June is Cancer from the Sun Month
After only 15 minutes your skin can experience damage from the sun’s rays. Skin cancer rates have steadily increased in the United States every year and it is by far the most common cancer in the U.S. According to the American Cancer Society (@AmericanCancer), 5.4 million people are diagnosed with some form of skin cancer each year and 3.3 million of them are Americans. While these statistics are shocking, there are steps you can and should take to lower your risk of this disease. Do a quick search on the internet and you will find all kinds of tips and advice to help you stay sunburn free. Below is some of the best advice from the American Cancer Society and the CDC (@CDCgov).
Slip! Slop! Slap! Wrap!
This is the slogan the American Cancer Society uses as part of it’s campaign for skin cancer prevention. This slogan highlights the top four ways to prevent skin damage from the sun. Slip on a shirt, slop on sunscreen, slap on a hat, and wrap on sunglasses to protect your eyes and sensitive skin around them. The society uses this simple message to promote prevention through media and educational activities. Tweet This
Slip on a shirt
Tightly woven long sleeves and long pants are really the best type of protective clothing to wear when ou are going to be in the sun for long hours. However, most of us either choose not to wear or would be uncomfortable in such garb on the beach, by the lake, or anywhere outside on a mid summer’s day. The CDC says a t-shirt or beach cover up will suffice, but just know that your run of the mill tee has an SPF rating lower than 15 so be sure to combine this preventative with others as well.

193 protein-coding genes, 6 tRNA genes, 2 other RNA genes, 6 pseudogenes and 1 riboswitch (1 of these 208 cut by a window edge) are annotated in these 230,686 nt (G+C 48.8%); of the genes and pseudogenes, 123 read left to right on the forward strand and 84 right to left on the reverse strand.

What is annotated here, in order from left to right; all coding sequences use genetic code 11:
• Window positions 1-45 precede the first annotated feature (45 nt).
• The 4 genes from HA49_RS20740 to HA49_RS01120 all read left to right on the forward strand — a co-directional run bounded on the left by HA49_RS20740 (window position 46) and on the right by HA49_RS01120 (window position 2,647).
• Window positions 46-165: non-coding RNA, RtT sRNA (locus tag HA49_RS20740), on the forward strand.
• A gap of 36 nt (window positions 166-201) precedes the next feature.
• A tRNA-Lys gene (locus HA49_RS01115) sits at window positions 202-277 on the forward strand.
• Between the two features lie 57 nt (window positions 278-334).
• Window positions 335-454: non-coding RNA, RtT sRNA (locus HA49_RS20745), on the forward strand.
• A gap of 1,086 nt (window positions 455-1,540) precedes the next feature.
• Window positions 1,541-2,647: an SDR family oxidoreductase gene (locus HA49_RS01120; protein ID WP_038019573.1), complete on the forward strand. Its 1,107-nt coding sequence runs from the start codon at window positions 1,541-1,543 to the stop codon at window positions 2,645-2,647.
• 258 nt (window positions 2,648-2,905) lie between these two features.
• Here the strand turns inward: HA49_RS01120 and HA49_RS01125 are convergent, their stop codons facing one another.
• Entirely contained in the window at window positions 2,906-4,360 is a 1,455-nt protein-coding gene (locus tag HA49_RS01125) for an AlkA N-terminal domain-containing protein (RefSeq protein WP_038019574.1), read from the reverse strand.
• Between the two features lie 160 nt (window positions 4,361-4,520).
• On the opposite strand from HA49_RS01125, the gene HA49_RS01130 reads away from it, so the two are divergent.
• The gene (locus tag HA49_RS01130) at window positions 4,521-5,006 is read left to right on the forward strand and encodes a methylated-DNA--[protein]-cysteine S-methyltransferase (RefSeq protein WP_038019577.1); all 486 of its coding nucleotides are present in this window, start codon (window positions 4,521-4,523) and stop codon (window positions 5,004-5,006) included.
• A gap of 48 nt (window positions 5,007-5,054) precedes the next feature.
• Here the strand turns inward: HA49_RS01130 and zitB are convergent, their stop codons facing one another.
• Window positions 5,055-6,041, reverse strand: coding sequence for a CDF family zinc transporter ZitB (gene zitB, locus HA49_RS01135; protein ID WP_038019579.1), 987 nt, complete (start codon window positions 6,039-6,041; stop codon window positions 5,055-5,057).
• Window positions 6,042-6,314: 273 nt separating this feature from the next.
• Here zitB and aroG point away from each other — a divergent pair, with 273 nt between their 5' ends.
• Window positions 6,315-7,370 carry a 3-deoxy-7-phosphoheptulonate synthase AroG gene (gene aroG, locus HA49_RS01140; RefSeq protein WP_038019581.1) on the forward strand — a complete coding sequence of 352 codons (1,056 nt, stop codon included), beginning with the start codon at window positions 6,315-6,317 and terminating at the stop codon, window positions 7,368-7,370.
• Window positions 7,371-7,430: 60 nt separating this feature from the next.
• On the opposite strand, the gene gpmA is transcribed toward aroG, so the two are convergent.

Slop on sunscreen
Don’t be shy, slather and slop on a high quality sunscreen with at least SPF 15 before you go out into the sun. Sunscreen should even be used on cloudy or overcast days. Be sure to cover you entire body, not just your face, and even parts covered with clothing or bathing suits. While this seems like an obvious tip, the CDC reports that fewer than 15% of men and fewer than 30% of women report regularly using sunscreen when outside for more than an hour. If you’re worried about the nasty chemicals and additives some sunscreen brands contain, check out the EWG’s 2016 Guide to Sunscreens (@ewg) list for the best and safest sunscreens on the market.
Slap on a hat
The best advice here is to choose a tightly woven fabric, such as canvas, for your hat, with a brim that goes all the way around to protect not only your face, but your ears and back of your neck as well. Once again not the most practical, or for that matter stylish, tip when gallivanting on the beach. If you choose fashion over prevention with a cute straw number or a hip ball cap, be sure to make up for your poor decision by either covering the exposed areas with more clothing and/or sunscreen or by relaxing under a nice tree or fancy umbrella in the shade.
Wrap on sunglasses to protect your eyes and sensitive skin around them
Finally, a tip that most of us don’t have to worry about because we do it regardless of safety. Wear shades! While this may seem completely straightforward, there are some requirements from the CDC on the type of glasses you wear but fortunately they are easy to meet and don’t get in the way of vanity. The CDC suggests sunglasses that block both UVA and UVB rays for the best protection and once again, jackpot, most sunglasses sold in the United States meet this requirement! Even better, for you sporty types, wrap around sunglasses provide the best protection because the harmful rays can’t sneak in the sides. So whether you’re the Jackie O. type or Bono, rock those shades and protect yourself!
In addition to the prevention tips above, the ACS also recommends limiting the amount of time you spend in direct sun, especially between 10:00 a.m. and 4:00 p.m. when the sun’s rays are the strongest. And finally, most skin cancers can be found early on with regular skin exams. It is important to check your skin once a month and you can find out the best way to do this by following the ACS’s step-by-step instructions. It is also important for your doctor to check your skin for irregularities. Regular skin exams are especially important for people who are at higher risk of skin cancer, such as people with reduced immunity, people who have had skin cancer before, and people with a strong family history of skin cancer.